3.3. DATE/TIME API
‣ java.time.chrono package defines generic APIs for non ISO calendar systems such as Japanese or Thai calendars. We can extend AbstractChronology class to create our own calendar system.
‣ java.time.format package contains classes used for formatting and parsing date time objects. Most of the times, we would not be directly using them because principle classes in java.time package provide formatting and parsing methods
‣ java.time.temporal package contains temporal objects and we can use it for find out specific date or time related to date/time object. For example, we can use these to find out the first or last day of the month. You can identify these methods easily because they always have format “withXXX”.
‣ java.time.zone package contains classes for supporting different time zones and their rules.
 
 
3.3. DATE/TIME API
‣ Important Date-Time classes in Java 8
A. LocalDate : Primary class for holding a date, consisting of year-month-date, without a time zone.
B. LocalTime: Primary class for holding time, consisting of hour:min.seconds.nanoseconds, without a time zone.
C. LocalDateTime: Holds a date-time value, consisting of year-month-dateThour:min.seconds.nanoseconds, without a time zone. Can be created using a LocalDate and LocalTime instance taken together.
D. Instant: An instant on the time scale. Consists of an offset in seconds elapsed from Java epoch (1970-01-01T00:00:00Z), with a nanosecond value storing precision inside the second. Ideal for machine timestamp capture purposes.
E. ZoneId: Uniquely identifies a time zone.
F. ZonedDateTime: Holds date-time instances with time zone. Can be created by combining LocalDate, LocalTime and ZoneId instances. Applies ZoneRules to time zone calculations.
G. ZoneOffset: Holds the time zone offset value in +-hours:minutes difference from UTC+00:00 time.
H. ZoneRules: Encapsulates the rules for converting a given Date-Time to a specific ZoneId. (java.time.zone package class)
 
 
3.3. DATE/TIME API
‣ Important Date-Time classes in Java 8
I. ZoneRulesProvider: Responsible for configuring of time zone rules at Java platform-level or environment level.(java.time.zone package class) J.OffsetDateTime: Contains date-time to nanosecond precision with time zone offset from UTC+00:00. Doesn’t apply ZoneRules to time zone calculations.
K. OffsetTime: Contains time upto nano second precision with offset from UTC+00:00
L. Period: Holds measure of time between 2 dates in days,months and years.
M. Duration: Holds measure of time in terms of seconds and nanoseconds inside the second. Quantity of time can be fetched in hours, minutes, days(24 hours),(seconds with nanoseconds inside the second).
N. TemporalAdjuster: Encapsulates the strategy for modifying or adjusting Temporal objects.(Belongs to java.time.temporal package.)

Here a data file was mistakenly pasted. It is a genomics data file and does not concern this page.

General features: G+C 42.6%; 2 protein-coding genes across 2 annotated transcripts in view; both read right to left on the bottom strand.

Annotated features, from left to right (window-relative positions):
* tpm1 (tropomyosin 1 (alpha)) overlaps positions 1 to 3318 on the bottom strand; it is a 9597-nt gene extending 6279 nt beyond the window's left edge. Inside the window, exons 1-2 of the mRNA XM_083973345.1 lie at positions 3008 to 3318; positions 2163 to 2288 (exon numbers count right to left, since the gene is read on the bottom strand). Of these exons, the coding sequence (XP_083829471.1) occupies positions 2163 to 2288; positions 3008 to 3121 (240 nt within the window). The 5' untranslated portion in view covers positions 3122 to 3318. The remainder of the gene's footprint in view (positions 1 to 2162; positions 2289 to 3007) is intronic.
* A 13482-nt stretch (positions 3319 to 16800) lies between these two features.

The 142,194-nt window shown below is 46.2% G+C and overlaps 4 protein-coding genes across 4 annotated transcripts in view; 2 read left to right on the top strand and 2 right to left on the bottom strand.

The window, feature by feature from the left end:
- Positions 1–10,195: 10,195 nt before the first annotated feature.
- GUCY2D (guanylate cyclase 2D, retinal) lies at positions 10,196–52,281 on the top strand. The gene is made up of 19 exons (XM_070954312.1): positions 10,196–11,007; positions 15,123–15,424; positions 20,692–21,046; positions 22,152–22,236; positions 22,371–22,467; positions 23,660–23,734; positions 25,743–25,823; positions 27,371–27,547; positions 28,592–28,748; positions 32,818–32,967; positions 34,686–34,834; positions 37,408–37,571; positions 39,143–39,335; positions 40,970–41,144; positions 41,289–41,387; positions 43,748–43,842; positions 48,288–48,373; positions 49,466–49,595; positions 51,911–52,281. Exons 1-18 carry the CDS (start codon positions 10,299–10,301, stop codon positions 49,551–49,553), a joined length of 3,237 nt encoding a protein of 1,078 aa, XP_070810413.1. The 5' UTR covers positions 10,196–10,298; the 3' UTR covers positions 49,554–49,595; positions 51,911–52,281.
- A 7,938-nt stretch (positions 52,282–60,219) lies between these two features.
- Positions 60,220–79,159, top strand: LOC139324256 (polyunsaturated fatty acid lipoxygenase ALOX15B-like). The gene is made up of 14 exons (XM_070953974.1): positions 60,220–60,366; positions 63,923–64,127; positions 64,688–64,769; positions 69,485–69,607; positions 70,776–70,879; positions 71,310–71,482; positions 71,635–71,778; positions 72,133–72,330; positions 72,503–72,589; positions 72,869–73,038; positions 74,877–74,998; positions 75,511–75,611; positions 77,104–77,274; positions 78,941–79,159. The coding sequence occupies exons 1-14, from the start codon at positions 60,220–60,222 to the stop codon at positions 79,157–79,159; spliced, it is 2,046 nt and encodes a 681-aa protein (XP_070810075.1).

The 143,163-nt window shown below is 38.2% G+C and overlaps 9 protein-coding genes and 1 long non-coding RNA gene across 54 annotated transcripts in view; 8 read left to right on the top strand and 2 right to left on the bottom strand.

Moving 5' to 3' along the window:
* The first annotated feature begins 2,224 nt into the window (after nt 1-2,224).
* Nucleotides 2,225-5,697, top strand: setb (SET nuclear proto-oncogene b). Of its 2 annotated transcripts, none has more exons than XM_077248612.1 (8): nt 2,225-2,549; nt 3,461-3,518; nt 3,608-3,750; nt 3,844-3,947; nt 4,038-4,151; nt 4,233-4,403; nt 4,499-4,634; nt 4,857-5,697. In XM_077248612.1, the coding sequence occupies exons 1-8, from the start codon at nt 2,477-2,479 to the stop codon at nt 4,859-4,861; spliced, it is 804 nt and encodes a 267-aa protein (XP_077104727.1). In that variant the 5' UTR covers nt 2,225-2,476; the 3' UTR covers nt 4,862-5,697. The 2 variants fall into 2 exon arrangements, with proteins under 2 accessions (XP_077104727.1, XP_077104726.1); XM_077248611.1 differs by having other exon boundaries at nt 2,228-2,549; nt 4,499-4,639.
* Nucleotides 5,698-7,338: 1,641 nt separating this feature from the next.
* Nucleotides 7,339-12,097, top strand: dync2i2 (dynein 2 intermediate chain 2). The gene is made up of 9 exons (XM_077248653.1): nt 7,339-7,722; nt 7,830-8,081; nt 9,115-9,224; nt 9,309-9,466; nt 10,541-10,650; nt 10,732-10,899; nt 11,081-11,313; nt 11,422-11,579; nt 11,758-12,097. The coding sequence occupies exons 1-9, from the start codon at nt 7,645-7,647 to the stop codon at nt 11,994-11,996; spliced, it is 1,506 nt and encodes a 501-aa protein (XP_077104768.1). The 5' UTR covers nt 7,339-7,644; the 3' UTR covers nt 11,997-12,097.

O. Chronology: Interface Chronology holds together a Calendar system in its implementation. In-built Calendar systems include ThaiBuddhist, Japanese, Hijrah and ISO.(Belongs to java.time.chrono package.)
P. DateTimeFormatter: Provides ability to print and parse Date and Time classes.(Belongs to java.time.format package.)
Q. DateTimeFormatterBuilder: Provides ability to build DateTimeFormatter as per your specific needs.(Belongs to java.time.format package.)
 
3.4. NASHORN JAVASCRIPT ENGINE
‣ Java 8 comes with new Nashorn JavaScript engine which allows developing and running certain kinds of JavaScript applications on JVM
‣ Executing JavaScript file in Java Code
 
        
        ScriptEngine scriptEngine = new ScriptEngineManager().getEngineByName(“Nashorn”);
        scriptEngine.eval(new FileReader(“js/hello.js”));
        
    
 
‣ Executing JavaScript code in Java Code
 
        
        ScriptEngineManager manager = new ScriptEngineManager();
        ScriptEngine engine = manager.getEngineByName( “JavaScript” );
        System.out.println( engine.getClass().getName() );
        System.out.println( “Result:” + engine.eval( “function f() { return 1; }; f() + 1;” ) );

        Output:
        jdk.nashorn.api.scripting.NashornScriptEngine
        2
        
    
 
3.5. BASE64
‣ Finally, the support of Base64 encoding has made its way into Java standard library with Java 8 release.
‣ This class provides three different encoders and decoders to encrypt information at each level. You can use these methods at the following levels
A. Basic Encoding and Decoding : It uses the Base64 alphabet specified by Java in RFC 4648 and RFC 2045 for encoding and decoding operations. The encoder does not add any line separator character. The decoder rejects data that contains characters outside the base64 alphabet.
B. URL and Filename Encoding and Decoding: It uses the Base64 alphabet specified by Java in RFC 4648 for encoding and decoding operations. The encoder does not add any line separator character. The decoder rejects data that contains characters outside the base64 alphabet
C. MIME Encoding and Decoding: It uses the Base64 alphabet as specified in RFC 2045 for encoding and decoding operations. The encoded output must be represented in lines of no more than 76 characters each and uses a carriage return ‘\r’ followed immediately by a linefeed ‘\n’ as the line separator. No line separator is added to the end of the encoded output. All line separators or other characters not found in the base64 alphabet table are ignored in decoding operation.